Vietnam tightens grip on social media influencers. Deutsche Welle; 2024-03-04. Nguyen Chi Tuyen, also known as Anh Chi, was detained in Vietnam under anti-state charges on Thursday. The YouTube influencer is being investigated for disseminating information against the Vietnamese state and will spend four months in detention in Hanoi while authorities conduct their inquiries. Tuyen is one of Vietnam’s most known civil society activists. He was part of the “No-U group,” an anti-China group that rejected Beijing’s U-shaped line in its attempts to control territory in the South China Sea.

Vietnam lists overseas dissident groups as ‘terrorist organisations’. Reuters; 2024-03-06. Vietnam has listed two political groups operating in the United States as “terrorist organisations”, accusing them of orchestrating attacks and promoting a secessionist agenda, its internal security agency said on Wednesday. The groups are the North Carolina-headquartered Montagnard Support Group Inc (MSGI) and Montagnard Stand for Justice (MSFJ), which was established in Thailand, the Ministry of Public Security said in a statement. Both operate in the United States and are accused of involvement in deadly attacks in the Central Highlands region in June 2023 that killed nine people, including four policemen.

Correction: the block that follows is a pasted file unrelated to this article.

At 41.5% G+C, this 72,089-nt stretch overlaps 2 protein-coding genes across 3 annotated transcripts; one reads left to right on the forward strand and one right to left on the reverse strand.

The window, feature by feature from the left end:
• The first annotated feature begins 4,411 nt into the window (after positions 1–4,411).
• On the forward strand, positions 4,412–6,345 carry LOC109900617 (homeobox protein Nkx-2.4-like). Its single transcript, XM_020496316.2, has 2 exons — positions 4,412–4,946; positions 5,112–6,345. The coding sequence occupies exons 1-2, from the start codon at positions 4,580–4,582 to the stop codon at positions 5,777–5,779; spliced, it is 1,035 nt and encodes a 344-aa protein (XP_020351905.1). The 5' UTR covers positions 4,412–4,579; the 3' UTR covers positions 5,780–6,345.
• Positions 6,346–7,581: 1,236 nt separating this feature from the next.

Trial begins in Vietnam’s largest, multi-billion-dollar financial fraud. Reuters; 2024-03-05. The trial in Vietnam’s largest financial fraud case on record began on Tuesday, with nearly 90 defendants accused of being part of a $12 billion scam, for which some of them risk the death penalty. The trial, expected to last until the end of April at the People’s Court of Ho Chi Minh City, is part of a much wider campaign against corruption in the country which the leader of the ruling Communist Party, Nguyen Phu Trong, has pledged for years to stamp out, with no tangible results yet. The anti-graft drive has led in recent months to multiple high-profile arrests and the resignation of top figures, including the country’s former president last year, but the trial for the chairwoman of real estate developer Van Thinh Phat Holdings Group is unprecedented for its scale, with thousands expected to be summoned and about two hundred lawyers participating in the proceedings, according to state media.

© 2024 The 88 Project